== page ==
Poolesville Elementary School
 

Science fair!

Dear Parents,

 I am excited to announce that on Wednesday March 29, Poolesville ES will be hosting their 4th annual Science fair! We hope that, with your enthusiastic encouragement, your student will participate in the fair by preparing a project. This will be an exciting experience for your child!

Parent support and assistance are essential to your child’s success. A general rule of thumb to go by is:

  • 4th and 5th graders should be doing almost the entire science project by themselves
  • 2nd and 3rd graders should be able to do many parts
  • Kindergarteners and 1st graders will need help for most of the project.

 We are confident the following benefits will result from your child’s participation in the Science Fair:

  •  *Exposure to public speaking and presentation
  • *Fostering curiosity, awareness, and creativity
  • *Increased scientific knowledge
  • *Learning research techniques
  • *Growth in ability to work independently
  • *Having fun with science!

 In addition to the opportunity to work on a project, the Science Fair provides students with an increased awareness of science and an opportunity for them to develop positive attitudes about themselves and their work. The science project allows children to use critical thinking and problem solving skills.

Please start talking to your child about a topic they would like to explore.

A form along with rules and guidelines will follow which will be required as a project approval and entry to the science fair.

You can find some helpful hints to get you and your child thinking. This is not a competition all completed projects will receive recognition. This is not for state fair participation.

 Brought to you by the PES PTA. Any questions please contact Chair Coordinator Sady Svedberg  at sadyxoxo@gmail.com

 Judging Criteria.pdf

Poolesville ES SCIENCE FAIR PROJECT entry form and rules.pdf

 

HELPFUL HINTS FOR PARENTS

 

Welcome to the Science Fair!

This should be a fun project! Success is when your child asks their own question, completes their project with a smile, and knows more than when they started. Enjoy this time of discovery and fun for you and your child!

  •  The science fair project reinforces reading, writing, logic and math skills, and creativity
  • The goal is that your child learns “the scientific method” or “the engineering design process” through direct experience.
  • A Report is part of the process.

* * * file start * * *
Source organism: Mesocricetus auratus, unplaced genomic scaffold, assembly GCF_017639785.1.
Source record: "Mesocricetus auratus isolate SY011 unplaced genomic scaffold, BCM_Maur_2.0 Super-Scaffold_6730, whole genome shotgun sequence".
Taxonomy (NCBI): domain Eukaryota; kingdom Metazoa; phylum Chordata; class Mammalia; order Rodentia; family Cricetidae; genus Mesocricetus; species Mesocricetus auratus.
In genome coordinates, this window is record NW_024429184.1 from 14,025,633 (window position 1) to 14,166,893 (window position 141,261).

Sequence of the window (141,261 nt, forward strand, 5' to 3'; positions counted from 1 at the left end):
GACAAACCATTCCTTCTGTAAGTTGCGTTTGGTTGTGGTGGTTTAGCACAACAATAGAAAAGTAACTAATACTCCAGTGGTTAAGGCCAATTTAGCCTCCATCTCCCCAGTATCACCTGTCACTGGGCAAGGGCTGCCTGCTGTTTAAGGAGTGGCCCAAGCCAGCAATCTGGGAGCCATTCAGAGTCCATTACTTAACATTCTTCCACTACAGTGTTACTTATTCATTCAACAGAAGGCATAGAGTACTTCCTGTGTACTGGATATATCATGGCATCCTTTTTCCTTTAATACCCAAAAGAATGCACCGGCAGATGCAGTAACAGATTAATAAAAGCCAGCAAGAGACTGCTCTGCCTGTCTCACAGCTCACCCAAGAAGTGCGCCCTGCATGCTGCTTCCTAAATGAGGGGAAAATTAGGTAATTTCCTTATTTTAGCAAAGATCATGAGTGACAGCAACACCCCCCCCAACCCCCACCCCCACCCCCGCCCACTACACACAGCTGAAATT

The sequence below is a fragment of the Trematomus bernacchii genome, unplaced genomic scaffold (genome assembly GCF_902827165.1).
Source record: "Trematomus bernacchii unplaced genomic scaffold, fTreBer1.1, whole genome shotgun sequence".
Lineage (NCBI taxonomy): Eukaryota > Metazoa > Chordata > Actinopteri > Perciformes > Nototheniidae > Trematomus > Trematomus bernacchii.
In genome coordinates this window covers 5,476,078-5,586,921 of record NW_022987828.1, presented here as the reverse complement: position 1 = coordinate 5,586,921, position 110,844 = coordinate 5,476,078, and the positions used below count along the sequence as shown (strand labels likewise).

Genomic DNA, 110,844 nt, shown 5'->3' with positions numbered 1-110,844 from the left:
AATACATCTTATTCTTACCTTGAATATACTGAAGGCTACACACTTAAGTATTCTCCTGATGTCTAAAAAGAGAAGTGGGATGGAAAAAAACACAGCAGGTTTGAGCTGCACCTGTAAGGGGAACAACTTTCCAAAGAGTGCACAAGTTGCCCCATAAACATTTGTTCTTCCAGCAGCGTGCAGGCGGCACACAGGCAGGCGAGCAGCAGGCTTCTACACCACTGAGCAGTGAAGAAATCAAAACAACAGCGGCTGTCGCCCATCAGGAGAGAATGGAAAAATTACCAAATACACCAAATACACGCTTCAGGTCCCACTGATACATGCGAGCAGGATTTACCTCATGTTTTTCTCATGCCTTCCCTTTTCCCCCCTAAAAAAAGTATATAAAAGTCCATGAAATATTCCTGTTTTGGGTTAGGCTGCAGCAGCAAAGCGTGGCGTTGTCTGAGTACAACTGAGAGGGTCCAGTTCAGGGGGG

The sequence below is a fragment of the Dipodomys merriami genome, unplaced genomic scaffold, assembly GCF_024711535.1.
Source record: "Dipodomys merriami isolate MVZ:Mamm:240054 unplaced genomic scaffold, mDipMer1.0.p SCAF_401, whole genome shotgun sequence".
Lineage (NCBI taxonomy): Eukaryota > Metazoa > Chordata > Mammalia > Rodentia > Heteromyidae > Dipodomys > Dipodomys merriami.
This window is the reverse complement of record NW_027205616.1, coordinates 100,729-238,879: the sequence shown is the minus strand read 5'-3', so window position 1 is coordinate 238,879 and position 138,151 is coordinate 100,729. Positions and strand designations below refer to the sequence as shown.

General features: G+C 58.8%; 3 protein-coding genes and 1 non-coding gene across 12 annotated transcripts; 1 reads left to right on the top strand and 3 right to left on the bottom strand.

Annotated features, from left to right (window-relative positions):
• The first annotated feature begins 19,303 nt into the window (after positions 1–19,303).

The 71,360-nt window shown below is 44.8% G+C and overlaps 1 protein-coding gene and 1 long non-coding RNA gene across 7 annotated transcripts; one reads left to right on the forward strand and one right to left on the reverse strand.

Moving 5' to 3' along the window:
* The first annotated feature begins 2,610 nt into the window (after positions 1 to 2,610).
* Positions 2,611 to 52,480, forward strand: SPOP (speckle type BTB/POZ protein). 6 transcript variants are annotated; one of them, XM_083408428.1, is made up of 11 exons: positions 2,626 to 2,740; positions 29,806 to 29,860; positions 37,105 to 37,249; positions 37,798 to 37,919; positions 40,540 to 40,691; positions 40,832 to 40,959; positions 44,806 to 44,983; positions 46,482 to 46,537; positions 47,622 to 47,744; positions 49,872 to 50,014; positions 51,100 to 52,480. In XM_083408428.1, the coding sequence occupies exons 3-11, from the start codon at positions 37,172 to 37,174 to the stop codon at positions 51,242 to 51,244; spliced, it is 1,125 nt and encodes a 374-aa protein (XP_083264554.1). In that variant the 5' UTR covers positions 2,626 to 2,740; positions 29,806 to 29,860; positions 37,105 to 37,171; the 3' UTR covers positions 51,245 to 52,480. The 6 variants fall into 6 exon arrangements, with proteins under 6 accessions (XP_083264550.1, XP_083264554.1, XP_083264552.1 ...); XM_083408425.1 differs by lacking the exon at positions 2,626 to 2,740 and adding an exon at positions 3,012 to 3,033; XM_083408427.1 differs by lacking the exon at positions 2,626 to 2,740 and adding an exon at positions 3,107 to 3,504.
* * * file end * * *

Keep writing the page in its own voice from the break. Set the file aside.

• It does not have to be typed.
    • If you decide to type the report use what your child wrote  or dictated it to you. If the sentence structure is off, ask them if it needs correction. Guide them to the correction.
    • Use their words; children say things in unique and fun ways.
  • It is best to guide and answer their questions with questions. You may know the answer, but help them discover it themselves. For example, you may want to show them which paragraph in the book to re-read rather than giving them the answer.
  • Although neatness is good, it’s not the main focus. A 6-year-old can make the data chart with a little help.
  • The project does not have to look store bought. It needs to be made by them, so that they truly get better every year they participate.
  • Encourage your child’s artistic side with the display. For example, you can show how the use of color and shapes can be used to show the importance of a part of the display.
  • If you allow your child to use web sites for research; verify the site is “correct” and then let them use the research found there. Remember:
    • Anyone can create a web site; this does not mean its information is correct!
    • Make sure the web site is run by a large, recognized group such as a college or organization.
    • DOT “org”, “gov” or “edu” are generally trustworthy for accuracy of content.
  • What is an acceptable science fair project?
    • Something that answers a question to which they do not know the answer
    • Something they can figure out themselves
    • Something they can change somehow, add another variable, and then predict the outcome. That’s an experiment!
  • What is NOT an acceptable science fair project?
  • Reproducing results found on the web is not an experiment; it’s a reproduction.
  • A demonstration is not an experiment (i.e., volcano).
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